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The Columbia Journal
P.O. Box 2633 MPO,
Vancouver, British Columbia,
Canada V6B 3W8
Phone: 604-266-6552
Fax: 604-267-3342

Web: www.columbiajournal.ca



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  • Volume Eight, Number Five: July 2003

    BC lags behind in development of renewable energy.

    BC’s economy is still far too dependent on non-renewable and ecologically damaging energy sources and doesn’t show much sign of changing, says a recent report by a lower mainland urban ecology group.

    The Society Promoting Environmental Conservation says the BC government is not maintaining its prior commitments to improve energy consumption. In comparison, the group says, European countries like Germany are working on doubling their renewable energy resources.

    “It is clear that European energy policy is moving into the 21 century with a real commitment to renewable energy,” said SPEC coordinator Ivan Bulic. “We in Canada should be looking at similar programs to boost our use of solar, wind and tidal energy and move away from fossil fuel based energy."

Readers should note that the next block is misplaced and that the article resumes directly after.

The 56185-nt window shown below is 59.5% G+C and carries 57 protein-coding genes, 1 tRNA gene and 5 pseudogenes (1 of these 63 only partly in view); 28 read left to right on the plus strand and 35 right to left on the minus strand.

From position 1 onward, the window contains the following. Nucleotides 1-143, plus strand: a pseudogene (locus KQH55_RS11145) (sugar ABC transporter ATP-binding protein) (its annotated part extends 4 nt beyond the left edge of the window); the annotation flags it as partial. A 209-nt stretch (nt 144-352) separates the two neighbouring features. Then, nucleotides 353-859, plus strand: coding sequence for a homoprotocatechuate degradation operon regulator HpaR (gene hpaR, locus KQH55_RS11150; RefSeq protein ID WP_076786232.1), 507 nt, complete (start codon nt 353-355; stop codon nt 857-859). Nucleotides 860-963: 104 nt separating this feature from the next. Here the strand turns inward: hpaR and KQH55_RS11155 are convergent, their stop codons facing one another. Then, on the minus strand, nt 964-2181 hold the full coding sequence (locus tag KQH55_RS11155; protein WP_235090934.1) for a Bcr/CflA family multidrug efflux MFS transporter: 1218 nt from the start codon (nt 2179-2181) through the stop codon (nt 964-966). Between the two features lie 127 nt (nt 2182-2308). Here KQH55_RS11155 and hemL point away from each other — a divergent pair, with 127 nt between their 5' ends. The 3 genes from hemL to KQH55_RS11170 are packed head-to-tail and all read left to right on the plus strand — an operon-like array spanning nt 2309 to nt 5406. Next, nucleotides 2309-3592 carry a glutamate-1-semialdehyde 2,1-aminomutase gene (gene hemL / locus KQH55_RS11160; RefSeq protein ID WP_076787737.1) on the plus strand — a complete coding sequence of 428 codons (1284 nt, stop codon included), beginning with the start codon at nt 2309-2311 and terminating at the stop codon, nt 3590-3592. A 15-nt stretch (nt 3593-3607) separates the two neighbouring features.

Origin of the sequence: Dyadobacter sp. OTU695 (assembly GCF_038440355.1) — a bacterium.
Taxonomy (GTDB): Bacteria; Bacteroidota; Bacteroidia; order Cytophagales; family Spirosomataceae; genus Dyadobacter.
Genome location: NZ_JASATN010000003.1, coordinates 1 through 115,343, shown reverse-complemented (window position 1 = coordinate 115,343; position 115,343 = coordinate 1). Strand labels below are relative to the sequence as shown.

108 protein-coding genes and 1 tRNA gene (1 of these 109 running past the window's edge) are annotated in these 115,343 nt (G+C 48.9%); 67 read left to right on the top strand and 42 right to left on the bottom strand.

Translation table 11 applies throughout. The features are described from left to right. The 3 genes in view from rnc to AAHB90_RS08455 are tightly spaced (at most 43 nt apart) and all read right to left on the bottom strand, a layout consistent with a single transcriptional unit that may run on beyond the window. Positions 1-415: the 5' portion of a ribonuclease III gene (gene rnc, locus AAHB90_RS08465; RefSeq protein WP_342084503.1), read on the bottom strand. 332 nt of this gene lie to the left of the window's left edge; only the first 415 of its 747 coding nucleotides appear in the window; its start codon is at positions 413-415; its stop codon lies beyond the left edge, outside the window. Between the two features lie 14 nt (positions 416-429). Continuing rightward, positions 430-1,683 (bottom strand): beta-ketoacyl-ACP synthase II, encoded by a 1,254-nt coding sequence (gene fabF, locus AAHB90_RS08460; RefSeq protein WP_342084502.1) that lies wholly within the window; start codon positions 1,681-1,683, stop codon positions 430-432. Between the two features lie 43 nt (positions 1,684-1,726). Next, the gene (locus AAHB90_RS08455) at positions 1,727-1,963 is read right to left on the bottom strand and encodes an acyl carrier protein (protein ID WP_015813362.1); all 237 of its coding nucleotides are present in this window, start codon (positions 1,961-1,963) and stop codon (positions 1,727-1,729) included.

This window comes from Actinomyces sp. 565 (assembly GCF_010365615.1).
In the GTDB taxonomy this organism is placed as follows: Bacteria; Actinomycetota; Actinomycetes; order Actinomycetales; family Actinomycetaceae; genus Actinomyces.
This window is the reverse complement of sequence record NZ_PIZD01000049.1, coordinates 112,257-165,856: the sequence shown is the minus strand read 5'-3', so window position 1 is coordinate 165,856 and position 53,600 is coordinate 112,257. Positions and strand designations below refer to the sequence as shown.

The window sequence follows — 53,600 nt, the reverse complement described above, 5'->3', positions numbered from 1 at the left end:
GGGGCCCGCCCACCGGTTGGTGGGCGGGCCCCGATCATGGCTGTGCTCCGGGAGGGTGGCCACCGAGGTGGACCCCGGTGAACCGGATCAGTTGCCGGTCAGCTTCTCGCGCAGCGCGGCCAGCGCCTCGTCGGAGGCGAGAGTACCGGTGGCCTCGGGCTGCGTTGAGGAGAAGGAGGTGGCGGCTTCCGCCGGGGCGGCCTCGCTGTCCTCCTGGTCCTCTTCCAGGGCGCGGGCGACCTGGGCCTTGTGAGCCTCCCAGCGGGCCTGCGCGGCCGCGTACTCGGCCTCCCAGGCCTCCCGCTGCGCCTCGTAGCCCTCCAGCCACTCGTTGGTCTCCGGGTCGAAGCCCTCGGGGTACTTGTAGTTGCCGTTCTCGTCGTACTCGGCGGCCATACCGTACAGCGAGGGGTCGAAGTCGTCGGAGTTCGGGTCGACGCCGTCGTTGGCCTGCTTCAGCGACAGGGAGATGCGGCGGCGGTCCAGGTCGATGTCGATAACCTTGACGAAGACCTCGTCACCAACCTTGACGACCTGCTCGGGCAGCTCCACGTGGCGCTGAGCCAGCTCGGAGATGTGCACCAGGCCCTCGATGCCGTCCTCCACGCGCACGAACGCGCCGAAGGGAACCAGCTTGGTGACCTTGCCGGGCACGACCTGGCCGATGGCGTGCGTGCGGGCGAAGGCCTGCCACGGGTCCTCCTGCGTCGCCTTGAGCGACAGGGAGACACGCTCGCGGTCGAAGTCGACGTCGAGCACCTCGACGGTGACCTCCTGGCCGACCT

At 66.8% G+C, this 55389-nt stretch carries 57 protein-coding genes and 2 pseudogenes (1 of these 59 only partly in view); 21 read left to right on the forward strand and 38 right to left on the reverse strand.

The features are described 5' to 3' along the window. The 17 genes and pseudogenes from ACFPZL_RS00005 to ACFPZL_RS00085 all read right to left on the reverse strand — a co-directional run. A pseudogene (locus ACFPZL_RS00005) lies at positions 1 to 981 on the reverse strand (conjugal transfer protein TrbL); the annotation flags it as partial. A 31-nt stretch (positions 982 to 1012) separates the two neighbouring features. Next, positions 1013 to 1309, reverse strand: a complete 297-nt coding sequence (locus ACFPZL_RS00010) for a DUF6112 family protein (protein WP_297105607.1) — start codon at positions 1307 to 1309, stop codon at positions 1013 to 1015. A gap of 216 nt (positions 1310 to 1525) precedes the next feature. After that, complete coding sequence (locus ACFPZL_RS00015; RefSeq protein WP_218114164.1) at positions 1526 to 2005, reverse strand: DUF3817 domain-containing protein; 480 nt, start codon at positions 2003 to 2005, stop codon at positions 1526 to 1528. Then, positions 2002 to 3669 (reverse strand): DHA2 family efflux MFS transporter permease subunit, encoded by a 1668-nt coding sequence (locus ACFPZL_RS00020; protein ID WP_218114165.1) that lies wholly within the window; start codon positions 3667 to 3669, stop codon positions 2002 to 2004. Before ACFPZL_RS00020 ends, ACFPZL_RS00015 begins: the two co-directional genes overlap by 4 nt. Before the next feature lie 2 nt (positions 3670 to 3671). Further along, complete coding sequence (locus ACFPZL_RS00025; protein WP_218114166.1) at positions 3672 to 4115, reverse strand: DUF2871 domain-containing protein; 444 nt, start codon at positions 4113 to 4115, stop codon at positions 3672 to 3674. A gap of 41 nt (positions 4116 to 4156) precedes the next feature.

He says currently BC’s economy derives less than three per cent of its energy from renewable sources. The German economy get about nine per cent of its energy supply from wind, solar, geothermal and other forms of clean energy.

    This, Bulic says, has created 130,000 new energy-creating jobs in a nine-billion Euro a year industry.

    “Although the BC Government has created a Renewable Energy Technology Program, it has yet to fund the program,” he said. “And despite a January 2003 promise by BC Water, Land and Air Protection Minister Joyce Murray to fill 50 percent of additional energy needs from renewable sources, so far BC has done little to reach that goal.”

    A WLAP progress report for 2001 indicates the Ministry’s renewable energy initiatives were focused on $220,000 for nine projects in BC parks.

    Meanwhile, BC’s Energy Plan, released in November 2002, commits the province to offshore oil and gas exploration and expanded petroleum extraction in
    Northeast BC.

    The previous NDP government had created a policy for BC Hydro of meeting 10 percent of new energy demands with renewable energy by 2010. But now it is before the BC Utilities Commission arguing for construction of a natural gas power plant at Duke Point in Nanaimo and a pipeline across Georgia Strait to supply natural gas to Vancouver Island.

     





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